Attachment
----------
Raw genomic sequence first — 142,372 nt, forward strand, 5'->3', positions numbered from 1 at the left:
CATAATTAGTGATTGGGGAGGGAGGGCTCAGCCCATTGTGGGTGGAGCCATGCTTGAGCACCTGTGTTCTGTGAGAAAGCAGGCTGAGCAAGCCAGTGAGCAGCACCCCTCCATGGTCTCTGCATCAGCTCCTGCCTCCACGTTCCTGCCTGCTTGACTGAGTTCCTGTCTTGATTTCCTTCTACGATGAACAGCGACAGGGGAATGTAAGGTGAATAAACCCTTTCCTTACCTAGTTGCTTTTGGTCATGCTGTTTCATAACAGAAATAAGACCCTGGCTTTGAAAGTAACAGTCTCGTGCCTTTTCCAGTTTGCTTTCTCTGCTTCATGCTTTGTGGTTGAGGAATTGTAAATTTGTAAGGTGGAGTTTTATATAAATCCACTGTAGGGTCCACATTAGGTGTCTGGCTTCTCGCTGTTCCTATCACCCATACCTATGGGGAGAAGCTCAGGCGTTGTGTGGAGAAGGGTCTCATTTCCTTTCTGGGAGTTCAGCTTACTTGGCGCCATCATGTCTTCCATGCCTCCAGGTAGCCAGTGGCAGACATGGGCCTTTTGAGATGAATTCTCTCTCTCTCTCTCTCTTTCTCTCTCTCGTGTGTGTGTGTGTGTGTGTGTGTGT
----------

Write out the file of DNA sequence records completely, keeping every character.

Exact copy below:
Raw genomic sequence first — 142,372 nt, forward strand, 5'->3', positions numbered from 1 at the left:
CATAATTAGTGATTGGGGAGGGAGGGCTCAGCCCATTGTGGGTGGAGCCATGCTTGAGCACCTGTGTTCTGTGAGAAAGCAGGCTGAGCAAGCCAGTGAGCAGCACCCCTCCATGGTCTCTGCATCAGCTCCTGCCTCCACGTTCCTGCCTGCTTGACTGAGTTCCTGTCTTGATTTCCTTCTACGATGAACAGCGACAGGGGAATGTAAGGTGAATAAACCCTTTCCTTACCTAGTTGCTTTTGGTCATGCTGTTTCATAACAGAAATAAGACCCTGGCTTTGAAAGTAACAGTCTCGTGCCTTTTCCAGTTTGCTTTCTCTGCTTCATGCTTTGTGGTTGAGGAATTGTAAATTTGTAAGGTGGAGTTTTATATAAATCCACTGTAGGGTCCACATTAGGTGTCTGGCTTCTCGCTGTTCCTATCACCCATACCTATGGGGAGAAGCTCAGGCGTTGTGTGGAGAAGGGTCTCATTTCCTTTCTGGGAGTTCAGCTTACTTGGCGCCATCATGTCTTCCATGCCTCCAGGTAGCCAGTGGCAGACATGGGCCTTTTGAGATGAATTCTCTCTCTCTCTCTCTCTTTCTCTCTCTCGTGTGTGTGTGTGTGTGTGTGTGTGT